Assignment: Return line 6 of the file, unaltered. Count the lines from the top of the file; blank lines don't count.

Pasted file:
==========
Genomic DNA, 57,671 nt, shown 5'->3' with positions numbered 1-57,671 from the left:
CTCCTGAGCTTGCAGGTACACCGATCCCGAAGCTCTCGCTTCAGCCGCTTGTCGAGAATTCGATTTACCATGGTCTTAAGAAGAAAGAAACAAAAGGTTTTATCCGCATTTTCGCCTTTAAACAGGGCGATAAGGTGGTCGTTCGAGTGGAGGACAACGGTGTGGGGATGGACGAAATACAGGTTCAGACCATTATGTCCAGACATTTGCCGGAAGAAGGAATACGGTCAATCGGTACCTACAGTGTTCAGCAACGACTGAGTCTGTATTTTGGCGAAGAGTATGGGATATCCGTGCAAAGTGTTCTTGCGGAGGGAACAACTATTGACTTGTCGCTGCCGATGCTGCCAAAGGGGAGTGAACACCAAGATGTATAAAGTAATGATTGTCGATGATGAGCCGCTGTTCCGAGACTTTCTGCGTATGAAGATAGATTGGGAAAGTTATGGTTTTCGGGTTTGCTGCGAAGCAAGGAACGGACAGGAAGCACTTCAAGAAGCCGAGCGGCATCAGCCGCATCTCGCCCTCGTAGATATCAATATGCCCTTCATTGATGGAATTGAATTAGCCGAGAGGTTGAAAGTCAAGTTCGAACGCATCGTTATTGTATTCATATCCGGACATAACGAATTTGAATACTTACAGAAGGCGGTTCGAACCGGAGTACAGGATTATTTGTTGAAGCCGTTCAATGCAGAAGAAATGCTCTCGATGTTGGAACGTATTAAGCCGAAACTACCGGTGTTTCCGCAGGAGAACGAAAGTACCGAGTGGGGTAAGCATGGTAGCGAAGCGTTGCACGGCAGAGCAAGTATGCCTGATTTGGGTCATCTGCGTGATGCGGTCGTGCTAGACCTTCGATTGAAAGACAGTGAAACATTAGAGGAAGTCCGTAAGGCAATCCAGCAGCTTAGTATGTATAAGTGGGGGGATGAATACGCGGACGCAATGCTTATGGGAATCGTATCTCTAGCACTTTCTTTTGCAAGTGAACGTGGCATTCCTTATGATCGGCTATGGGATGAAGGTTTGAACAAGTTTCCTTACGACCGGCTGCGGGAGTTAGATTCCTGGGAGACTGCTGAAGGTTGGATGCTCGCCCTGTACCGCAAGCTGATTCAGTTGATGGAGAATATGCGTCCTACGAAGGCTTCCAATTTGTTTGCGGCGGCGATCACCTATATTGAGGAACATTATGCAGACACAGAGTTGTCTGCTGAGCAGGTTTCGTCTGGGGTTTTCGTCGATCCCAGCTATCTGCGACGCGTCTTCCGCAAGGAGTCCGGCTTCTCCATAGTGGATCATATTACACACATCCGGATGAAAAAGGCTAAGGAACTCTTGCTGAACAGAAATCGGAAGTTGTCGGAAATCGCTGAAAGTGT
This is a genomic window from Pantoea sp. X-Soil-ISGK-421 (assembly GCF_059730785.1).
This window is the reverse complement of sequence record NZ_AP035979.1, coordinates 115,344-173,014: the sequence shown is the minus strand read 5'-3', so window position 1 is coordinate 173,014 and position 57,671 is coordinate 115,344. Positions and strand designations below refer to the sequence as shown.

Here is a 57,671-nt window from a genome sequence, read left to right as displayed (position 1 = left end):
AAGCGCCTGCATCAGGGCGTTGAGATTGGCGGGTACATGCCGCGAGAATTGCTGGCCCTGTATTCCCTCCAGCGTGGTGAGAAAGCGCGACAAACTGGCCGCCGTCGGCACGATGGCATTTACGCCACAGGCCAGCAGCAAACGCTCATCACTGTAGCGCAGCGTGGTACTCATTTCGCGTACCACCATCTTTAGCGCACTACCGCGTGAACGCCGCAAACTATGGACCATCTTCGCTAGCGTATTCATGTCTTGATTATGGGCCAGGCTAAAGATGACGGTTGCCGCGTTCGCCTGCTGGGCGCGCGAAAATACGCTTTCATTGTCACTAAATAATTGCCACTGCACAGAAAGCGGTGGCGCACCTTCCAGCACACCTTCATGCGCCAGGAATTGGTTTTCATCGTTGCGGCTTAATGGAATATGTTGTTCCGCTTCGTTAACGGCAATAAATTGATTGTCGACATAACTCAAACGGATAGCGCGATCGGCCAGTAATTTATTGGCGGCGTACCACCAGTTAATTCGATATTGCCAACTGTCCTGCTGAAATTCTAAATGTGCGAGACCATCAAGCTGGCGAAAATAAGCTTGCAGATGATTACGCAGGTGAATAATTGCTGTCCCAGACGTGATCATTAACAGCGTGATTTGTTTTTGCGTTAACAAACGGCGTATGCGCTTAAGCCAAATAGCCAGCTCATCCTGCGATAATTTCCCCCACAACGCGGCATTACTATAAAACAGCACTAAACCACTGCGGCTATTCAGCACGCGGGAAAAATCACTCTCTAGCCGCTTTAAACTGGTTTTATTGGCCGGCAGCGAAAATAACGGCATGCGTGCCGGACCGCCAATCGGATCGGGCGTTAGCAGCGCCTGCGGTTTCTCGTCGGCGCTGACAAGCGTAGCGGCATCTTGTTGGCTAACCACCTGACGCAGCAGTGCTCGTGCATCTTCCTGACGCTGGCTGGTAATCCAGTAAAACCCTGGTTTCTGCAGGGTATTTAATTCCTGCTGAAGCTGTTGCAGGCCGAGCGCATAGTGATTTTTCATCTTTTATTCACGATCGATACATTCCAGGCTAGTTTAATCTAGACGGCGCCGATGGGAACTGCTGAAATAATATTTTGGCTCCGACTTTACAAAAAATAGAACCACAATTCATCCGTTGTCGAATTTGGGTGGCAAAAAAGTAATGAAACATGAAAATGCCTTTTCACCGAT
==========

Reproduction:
AAGCGCCTGCATCAGGGCGTTGAGATTGGCGGGTACATGCCGCGAGAATTGCTGGCCCTGTATTCCCTCCAGCGTGGTGAGAAAGCGCGACAAACTGGCCGCCGTCGGCACGATGGCATTTACGCCACAGGCCAGCAGCAAACGCTCATCACTGTAGCGCAGCGTGGTACTCATTTCGCGTACCACCATCTTTAGCGCACTACCGCGTGAACGCCGCAAACTATGGACCATCTTCGCTAGCGTATTCATGTCTTGATTATGGGCCAGGCTAAAGATGACGGTTGCCGCGTTCGCCTGCTGGGCGCGCGAAAATACGCTTTCATTGTCACTAAATAATTGCCACTGCACAGAAAGCGGTGGCGCACCTTCCAGCACACCTTCATGCGCCAGGAATTGGTTTTCATCGTTGCGGCTTAATGGAATATGTTGTTCCGCTTCGTTAACGGCAATAAATTGATTGTCGACATAACTCAAACGGATAGCGCGATCGGCCAGTAATTTATTGGCGGCGTACCACCAGTTAATTCGATATTGCCAACTGTCCTGCTGAAATTCTAAATGTGCGAGACCATCAAGCTGGCGAAAATAAGCTTGCAGATGATTACGCAGGTGAATAATTGCTGTCCCAGACGTGATCATTAACAGCGTGATTTGTTTTTGCGTTAACAAACGGCGTATGCGCTTAAGCCAAATAGCCAGCTCATCCTGCGATAATTTCCCCCACAACGCGGCATTACTATAAAACAGCACTAAACCACTGCGGCTATTCAGCACGCGGGAAAAATCACTCTCTAGCCGCTTTAAACTGGTTTTATTGGCCGGCAGCGAAAATAACGGCATGCGTGCCGGACCGCCAATCGGATCGGGCGTTAGCAGCGCCTGCGGTTTCTCGTCGGCGCTGACAAGCGTAGCGGCATCTTGTTGGCTAACCACCTGACGCAGCAGTGCTCGTGCATCTTCCTGACGCTGGCTGGTAATCCAGTAAAACCCTGGTTTCTGCAGGGTATTTAATTCCTGCTGAAGCTGTTGCAGGCCGAGCGCATAGTGATTTTTCATCTTTTATTCACGATCGATACATTCCAGGCTAGTTTAATCTAGACGGCGCCGATGGGAACTGCTGAAATAATATTTTGGCTCCGACTTTACAAAAAATAGAACCACAATTCATCCGTTGTCGAATTTGGGTGGCAAAAAAGTAATGAAACATGAAAATGCCTTTTCACCGAT